The man and woman had finally reached the top.
            They stood atop a metallic platform suspended by a three-hundred-foot crane. They had spent the last five minutes climbing up, and now they stood ready. Even at this distance, he could see that they were naked. His face flushed with embarrassment. They held one another’s hand as they stared at what lay beneath them. Their pale skin glowed golden from below.
            “Who are they?” he asked his mother.
            She looked away from the two above them and down to her son. “The Chosen,” she said. “They were chosen for this.”
            “Are they going to jump?”
            “They are.”
            “Are they going to get hurt?”
            “I don’t think so. I heard some techniks talking earlier, and they didn’t think so either. And they helped make it.” She nodded to the expanse before them.
            “Why are they going to jump?”
            “They are the Chosen. They’ll set the pattern. For us.” She glanced around her to the others. “For all of us. When they jump, they’ll activate the Sea.”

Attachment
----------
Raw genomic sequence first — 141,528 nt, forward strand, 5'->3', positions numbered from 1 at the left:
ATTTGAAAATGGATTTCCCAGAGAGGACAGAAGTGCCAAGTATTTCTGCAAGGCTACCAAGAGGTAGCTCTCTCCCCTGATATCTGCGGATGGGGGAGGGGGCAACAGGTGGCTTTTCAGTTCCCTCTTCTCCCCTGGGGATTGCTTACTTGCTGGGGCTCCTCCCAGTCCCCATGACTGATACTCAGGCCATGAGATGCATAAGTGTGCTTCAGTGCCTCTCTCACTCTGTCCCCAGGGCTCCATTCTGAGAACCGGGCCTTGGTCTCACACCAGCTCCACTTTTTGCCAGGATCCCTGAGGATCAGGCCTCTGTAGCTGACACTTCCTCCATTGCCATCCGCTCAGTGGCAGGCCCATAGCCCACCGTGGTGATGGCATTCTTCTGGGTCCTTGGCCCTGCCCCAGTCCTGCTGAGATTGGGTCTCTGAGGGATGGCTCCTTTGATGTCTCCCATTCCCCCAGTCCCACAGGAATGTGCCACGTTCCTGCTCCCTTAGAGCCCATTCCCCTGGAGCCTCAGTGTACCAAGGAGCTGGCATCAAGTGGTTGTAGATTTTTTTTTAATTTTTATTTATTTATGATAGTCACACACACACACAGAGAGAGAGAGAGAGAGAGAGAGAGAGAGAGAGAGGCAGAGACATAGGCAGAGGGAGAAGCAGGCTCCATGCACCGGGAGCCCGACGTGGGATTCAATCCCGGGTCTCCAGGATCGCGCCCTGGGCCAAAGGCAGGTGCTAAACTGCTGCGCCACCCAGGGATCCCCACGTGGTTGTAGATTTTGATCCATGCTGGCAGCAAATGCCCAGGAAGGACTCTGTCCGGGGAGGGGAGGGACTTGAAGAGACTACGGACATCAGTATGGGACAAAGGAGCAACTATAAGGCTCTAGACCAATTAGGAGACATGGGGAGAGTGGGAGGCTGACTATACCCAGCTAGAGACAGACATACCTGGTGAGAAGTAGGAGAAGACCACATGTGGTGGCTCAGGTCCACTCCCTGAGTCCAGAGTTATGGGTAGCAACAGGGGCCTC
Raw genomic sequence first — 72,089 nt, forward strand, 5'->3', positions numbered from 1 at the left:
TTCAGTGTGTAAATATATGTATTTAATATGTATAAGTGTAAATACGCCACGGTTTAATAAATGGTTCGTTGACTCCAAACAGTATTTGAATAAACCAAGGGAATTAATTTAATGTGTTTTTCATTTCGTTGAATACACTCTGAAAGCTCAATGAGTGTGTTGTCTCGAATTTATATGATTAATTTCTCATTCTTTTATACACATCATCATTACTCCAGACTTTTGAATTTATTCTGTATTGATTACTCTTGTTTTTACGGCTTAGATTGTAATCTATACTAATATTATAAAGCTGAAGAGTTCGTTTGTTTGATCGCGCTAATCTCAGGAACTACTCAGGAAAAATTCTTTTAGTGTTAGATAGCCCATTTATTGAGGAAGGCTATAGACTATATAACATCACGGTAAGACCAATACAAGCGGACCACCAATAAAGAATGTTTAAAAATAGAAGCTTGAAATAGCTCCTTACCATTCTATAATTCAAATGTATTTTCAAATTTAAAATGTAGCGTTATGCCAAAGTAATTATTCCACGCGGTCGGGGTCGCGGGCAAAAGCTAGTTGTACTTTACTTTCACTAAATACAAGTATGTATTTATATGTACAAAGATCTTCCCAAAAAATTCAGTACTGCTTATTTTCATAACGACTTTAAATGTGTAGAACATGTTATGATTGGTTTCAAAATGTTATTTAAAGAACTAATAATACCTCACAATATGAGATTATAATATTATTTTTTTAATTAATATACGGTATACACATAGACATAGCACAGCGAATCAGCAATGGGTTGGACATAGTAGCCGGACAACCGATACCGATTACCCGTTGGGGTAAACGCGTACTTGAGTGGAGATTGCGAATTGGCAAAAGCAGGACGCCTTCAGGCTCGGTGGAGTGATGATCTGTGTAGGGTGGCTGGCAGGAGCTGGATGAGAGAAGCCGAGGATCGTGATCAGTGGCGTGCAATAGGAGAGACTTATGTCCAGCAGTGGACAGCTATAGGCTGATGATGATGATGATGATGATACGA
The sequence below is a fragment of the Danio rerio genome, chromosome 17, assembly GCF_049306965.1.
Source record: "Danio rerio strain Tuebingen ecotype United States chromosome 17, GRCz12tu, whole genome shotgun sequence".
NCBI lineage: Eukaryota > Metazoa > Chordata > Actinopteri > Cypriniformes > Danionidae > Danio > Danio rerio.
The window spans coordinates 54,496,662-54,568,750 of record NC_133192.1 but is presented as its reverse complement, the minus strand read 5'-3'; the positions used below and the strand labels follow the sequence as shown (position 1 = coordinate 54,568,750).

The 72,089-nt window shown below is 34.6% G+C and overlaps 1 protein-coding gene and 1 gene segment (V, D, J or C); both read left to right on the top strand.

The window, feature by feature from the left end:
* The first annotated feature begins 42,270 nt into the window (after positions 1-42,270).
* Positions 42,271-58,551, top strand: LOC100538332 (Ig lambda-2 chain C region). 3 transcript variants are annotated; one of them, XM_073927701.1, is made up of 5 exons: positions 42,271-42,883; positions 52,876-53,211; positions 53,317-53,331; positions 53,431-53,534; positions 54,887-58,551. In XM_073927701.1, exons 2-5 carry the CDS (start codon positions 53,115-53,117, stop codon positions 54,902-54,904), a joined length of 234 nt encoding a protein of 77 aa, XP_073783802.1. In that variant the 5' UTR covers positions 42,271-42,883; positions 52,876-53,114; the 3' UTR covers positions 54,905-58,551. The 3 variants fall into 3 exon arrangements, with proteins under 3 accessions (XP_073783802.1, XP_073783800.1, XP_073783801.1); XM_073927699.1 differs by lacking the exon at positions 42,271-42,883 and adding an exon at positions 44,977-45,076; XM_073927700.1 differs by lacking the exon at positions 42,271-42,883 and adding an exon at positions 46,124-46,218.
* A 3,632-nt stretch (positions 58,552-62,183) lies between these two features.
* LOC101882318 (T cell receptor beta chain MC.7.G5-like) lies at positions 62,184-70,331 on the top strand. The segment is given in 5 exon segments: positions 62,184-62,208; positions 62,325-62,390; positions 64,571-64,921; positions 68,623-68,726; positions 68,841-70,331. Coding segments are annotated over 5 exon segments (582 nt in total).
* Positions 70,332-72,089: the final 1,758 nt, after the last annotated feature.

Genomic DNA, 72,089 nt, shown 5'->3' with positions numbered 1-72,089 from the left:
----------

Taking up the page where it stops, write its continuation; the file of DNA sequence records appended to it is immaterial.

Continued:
“Activate it?”
            “Yes, Jacob. Watch.” She pointed to the pair suspended above them. The buzz of the crowd died down as the two stepped to the edge of the platform. The man, looking fit and in his prime, leaned in to the young woman and kissed her. She kissed him back, her hand stroking his cheek. Then they parted and held hands once again. They dangled their toes over the edge of the platform.
            They stepped off the edge as one.
            They descended hand in hand through the black sky, their bodies aglow. Jacob watched as they plummeted toward the Sea. And then, with only the smallest of ripples, they plunged beneath its surface, a golden expanse that filled the once empty valley.